Alberta Minute: COVID Restrictions, Open Defiance, and a Wage Rollback That Isn't
Alberta Minute - Your weekly one-minute summary of Alberta politics.
This Week In Alberta:
- The Legislature continues this week, sitting Monday afternoon and evening, Tuesday afternoon and evening, Wednesday afternoon and evening, and Thursday afternoon.
- The government now has 10 bills at Second Reading, including some recently introduced bills such as Bill 62 (the Red Tape Reduction Implementation Act), Bill 63 (the Street Checks and Carding Amendment Act), and Bill 65 (the Health Statutes Amendment Act).
- In Committee news, the Standing Committee on Public Accounts will meet again this Tuesday from 8:00 am to 10:00 am to hear from the Ministry of Advanced Education. Later on Tuesday, from 10:00 am to 12:00 pm, the Standing Committee on Private Bills and Private Members' Public Bills will meet to discuss Bill Pr2 (the United Church of Canada Act, 2021) and Bill 214 (the Eastern Slopes Protection Act).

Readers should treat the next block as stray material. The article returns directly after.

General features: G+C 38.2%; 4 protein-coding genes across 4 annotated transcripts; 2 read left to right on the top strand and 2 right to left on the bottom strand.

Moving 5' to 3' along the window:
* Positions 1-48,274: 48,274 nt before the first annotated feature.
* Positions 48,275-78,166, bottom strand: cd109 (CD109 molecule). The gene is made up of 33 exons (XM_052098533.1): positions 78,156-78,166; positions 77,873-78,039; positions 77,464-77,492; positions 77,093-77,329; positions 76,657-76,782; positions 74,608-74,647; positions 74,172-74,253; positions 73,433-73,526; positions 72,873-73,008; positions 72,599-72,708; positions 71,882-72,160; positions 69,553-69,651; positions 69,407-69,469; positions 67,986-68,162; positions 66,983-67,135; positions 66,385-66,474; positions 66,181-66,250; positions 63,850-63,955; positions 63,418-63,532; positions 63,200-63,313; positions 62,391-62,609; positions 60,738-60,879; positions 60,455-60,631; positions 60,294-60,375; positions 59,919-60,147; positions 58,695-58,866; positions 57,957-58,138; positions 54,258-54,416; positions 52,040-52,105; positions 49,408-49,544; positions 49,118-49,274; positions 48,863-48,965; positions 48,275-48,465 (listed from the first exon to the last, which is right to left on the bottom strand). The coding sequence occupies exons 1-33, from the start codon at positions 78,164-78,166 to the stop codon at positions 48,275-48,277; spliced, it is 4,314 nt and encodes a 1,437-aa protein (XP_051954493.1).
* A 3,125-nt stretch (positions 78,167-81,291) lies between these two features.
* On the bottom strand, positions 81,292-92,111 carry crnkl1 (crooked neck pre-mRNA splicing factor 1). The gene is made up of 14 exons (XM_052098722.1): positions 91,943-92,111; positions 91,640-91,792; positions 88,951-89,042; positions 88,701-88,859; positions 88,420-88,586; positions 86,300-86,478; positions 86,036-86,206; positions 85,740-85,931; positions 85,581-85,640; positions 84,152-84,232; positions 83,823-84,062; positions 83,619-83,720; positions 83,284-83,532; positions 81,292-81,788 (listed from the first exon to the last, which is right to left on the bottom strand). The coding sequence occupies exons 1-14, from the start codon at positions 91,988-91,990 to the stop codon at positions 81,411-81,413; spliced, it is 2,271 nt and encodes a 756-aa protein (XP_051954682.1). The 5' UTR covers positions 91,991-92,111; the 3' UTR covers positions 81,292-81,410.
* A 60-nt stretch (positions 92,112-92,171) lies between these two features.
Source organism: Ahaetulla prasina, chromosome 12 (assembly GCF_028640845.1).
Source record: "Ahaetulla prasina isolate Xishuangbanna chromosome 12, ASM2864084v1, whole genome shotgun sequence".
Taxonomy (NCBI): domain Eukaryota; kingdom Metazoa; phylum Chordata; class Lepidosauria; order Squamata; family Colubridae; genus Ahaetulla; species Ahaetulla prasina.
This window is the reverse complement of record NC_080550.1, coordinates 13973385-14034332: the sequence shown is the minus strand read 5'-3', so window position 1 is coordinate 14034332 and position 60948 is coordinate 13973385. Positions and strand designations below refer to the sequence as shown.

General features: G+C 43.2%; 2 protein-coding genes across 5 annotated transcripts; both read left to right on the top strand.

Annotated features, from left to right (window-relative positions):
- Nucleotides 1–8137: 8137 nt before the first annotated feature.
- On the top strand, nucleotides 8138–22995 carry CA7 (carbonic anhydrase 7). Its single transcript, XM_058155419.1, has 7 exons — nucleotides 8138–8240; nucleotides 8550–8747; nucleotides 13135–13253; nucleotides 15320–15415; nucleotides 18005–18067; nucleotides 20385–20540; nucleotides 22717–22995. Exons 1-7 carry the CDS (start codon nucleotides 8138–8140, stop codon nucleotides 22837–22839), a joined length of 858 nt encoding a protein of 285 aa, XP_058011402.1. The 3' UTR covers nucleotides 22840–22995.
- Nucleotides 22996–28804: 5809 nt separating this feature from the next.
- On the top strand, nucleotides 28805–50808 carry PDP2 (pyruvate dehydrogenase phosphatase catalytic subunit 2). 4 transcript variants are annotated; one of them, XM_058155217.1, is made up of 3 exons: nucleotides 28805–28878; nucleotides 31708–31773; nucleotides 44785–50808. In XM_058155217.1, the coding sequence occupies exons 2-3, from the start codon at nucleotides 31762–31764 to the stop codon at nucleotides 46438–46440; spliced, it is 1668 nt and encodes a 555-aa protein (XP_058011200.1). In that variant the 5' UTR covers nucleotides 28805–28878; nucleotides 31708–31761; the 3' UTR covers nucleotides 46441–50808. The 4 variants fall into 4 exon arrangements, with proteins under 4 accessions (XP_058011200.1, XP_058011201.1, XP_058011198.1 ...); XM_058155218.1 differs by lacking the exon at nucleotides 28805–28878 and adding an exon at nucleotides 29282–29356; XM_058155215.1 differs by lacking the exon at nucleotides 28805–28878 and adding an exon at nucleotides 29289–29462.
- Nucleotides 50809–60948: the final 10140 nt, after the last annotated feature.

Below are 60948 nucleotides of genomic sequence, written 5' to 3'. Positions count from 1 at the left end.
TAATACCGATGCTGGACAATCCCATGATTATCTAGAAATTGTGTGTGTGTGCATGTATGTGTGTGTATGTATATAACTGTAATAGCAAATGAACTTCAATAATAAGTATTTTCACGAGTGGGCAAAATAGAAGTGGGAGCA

Last Week In Alberta:
- The provincial government moved Alberta back to a modified Step 1 of COVID restrictions, forcing gyms to operate with strict restrictions, closing indoor dining at restaurants, reducing capacity limits for retail, and more. A large portion of the government's own caucus spoke out against the restrictions, with 16 backbench MLAs signing a letter of protest, noting that they had brought up their concerns at the highest level of government, only to have them dismissed. Premier Kenney is alleged to have threatened an early election in order to try to quell the dissent.
- Opposition continued to grow outside the Legislature as well, with many small and rural businesses announcing that they would not be complying with the new health restrictions. Many stated that they will remain open because their only alternative is to go out of business entirely. Meanwhile, AHS and the RCMP fenced off GraceLife Church in the Parkland County area, which attracted multiple protests against the lockout, including a large one yesterday. Between a caucus rebellion and open defiance by the public, the provincial government seems to be running out of room to maneuver.
- Finally, the government just keeps getting more expensive, this time because an independent arbitrator rejected a proposed 2% wage rollback for employees of The Alberta Liquor and Gaming Commission (AGLC) and Alberta Pension Services Corporation (APS), and instead awarded them a 1% retroactive wage increase.
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